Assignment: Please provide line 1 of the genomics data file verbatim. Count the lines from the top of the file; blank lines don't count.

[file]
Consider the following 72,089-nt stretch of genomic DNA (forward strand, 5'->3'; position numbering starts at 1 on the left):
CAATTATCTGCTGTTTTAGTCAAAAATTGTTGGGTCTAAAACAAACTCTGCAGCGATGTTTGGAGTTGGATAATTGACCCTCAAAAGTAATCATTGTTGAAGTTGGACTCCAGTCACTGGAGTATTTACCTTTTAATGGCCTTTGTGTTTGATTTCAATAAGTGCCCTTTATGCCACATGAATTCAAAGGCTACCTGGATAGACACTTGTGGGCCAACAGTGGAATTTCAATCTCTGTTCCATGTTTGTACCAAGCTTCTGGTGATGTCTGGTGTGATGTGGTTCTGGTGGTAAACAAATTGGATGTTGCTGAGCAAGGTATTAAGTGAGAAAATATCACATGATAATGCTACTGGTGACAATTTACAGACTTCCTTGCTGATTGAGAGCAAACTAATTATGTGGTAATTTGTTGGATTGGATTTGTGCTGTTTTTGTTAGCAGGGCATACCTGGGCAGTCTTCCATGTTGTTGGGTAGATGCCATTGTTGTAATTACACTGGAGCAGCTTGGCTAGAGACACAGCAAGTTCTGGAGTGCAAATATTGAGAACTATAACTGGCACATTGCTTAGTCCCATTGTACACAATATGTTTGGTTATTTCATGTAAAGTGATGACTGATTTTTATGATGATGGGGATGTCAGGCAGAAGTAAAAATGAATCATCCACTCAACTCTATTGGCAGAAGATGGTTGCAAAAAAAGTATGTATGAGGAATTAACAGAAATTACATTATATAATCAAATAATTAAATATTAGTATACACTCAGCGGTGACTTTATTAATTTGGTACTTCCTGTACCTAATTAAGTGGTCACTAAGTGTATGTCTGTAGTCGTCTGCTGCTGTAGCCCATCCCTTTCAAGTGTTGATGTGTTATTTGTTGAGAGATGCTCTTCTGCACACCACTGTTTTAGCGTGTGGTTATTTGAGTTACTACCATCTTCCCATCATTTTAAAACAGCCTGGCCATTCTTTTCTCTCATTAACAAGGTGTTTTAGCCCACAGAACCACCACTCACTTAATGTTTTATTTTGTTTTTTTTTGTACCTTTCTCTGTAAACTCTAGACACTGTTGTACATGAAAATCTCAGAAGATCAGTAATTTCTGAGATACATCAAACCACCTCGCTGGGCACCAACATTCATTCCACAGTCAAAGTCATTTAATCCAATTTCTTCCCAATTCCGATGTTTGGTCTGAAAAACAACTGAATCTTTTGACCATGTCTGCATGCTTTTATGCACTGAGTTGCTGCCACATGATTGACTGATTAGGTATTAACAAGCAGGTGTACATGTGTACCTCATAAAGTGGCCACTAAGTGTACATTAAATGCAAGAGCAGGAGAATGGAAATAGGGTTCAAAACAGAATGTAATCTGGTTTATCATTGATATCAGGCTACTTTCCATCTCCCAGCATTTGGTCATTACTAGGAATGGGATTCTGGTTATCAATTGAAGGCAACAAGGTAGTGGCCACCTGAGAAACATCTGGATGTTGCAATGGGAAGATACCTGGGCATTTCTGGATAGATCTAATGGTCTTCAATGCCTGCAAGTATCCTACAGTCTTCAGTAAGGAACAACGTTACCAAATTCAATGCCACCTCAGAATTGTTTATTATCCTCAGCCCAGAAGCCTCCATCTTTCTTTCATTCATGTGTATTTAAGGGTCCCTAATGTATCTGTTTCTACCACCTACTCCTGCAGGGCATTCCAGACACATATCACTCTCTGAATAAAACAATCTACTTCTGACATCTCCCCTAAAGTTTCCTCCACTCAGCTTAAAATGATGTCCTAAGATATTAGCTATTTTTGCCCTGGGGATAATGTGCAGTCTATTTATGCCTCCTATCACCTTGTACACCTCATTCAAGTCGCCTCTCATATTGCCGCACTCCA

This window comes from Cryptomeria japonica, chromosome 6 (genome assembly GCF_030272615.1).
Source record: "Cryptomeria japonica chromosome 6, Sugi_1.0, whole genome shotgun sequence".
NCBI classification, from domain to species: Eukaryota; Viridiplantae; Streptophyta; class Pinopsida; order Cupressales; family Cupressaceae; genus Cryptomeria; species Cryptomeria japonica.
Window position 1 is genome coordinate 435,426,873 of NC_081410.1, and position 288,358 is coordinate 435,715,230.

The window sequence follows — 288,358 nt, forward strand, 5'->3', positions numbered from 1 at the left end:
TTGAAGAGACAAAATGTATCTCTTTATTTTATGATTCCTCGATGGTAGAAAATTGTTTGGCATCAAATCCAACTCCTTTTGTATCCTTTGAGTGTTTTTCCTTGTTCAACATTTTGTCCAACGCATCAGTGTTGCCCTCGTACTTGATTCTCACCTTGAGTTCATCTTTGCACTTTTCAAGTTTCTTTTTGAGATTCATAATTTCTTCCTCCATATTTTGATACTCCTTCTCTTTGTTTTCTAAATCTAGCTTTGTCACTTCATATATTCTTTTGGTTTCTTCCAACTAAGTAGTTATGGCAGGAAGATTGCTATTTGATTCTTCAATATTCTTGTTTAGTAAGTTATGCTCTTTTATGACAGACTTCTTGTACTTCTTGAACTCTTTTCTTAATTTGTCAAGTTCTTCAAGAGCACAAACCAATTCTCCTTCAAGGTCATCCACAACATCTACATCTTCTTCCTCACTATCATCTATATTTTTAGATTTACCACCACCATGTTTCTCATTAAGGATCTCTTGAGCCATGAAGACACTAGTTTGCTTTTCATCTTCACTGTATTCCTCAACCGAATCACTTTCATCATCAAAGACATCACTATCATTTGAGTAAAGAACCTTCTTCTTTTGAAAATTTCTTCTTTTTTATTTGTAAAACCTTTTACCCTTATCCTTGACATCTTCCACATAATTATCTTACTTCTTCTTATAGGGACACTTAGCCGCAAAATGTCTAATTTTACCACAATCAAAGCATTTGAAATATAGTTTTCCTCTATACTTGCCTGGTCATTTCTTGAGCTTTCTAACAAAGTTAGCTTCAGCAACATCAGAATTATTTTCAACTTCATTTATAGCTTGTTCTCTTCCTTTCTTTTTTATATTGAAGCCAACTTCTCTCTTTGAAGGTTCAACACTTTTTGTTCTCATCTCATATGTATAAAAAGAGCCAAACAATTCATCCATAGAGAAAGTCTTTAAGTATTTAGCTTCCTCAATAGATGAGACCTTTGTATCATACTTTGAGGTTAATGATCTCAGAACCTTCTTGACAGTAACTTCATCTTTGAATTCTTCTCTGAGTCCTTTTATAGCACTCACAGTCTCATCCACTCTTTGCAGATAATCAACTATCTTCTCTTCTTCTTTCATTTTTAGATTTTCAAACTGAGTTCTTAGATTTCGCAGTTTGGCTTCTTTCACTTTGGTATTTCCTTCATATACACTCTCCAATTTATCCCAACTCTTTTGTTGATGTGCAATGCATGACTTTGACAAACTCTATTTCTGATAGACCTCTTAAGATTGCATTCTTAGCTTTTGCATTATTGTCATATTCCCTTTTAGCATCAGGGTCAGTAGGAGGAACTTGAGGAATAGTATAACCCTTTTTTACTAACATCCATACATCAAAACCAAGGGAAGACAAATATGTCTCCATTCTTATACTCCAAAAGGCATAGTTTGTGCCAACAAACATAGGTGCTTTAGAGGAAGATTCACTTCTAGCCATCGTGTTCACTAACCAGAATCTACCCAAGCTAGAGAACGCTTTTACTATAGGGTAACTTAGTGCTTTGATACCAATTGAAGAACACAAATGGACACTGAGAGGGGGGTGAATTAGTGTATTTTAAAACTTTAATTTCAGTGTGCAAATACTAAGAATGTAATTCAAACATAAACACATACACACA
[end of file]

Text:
Consider the following 72,089-nt stretch of genomic DNA (forward strand, 5'->3'; position numbering starts at 1 on the left):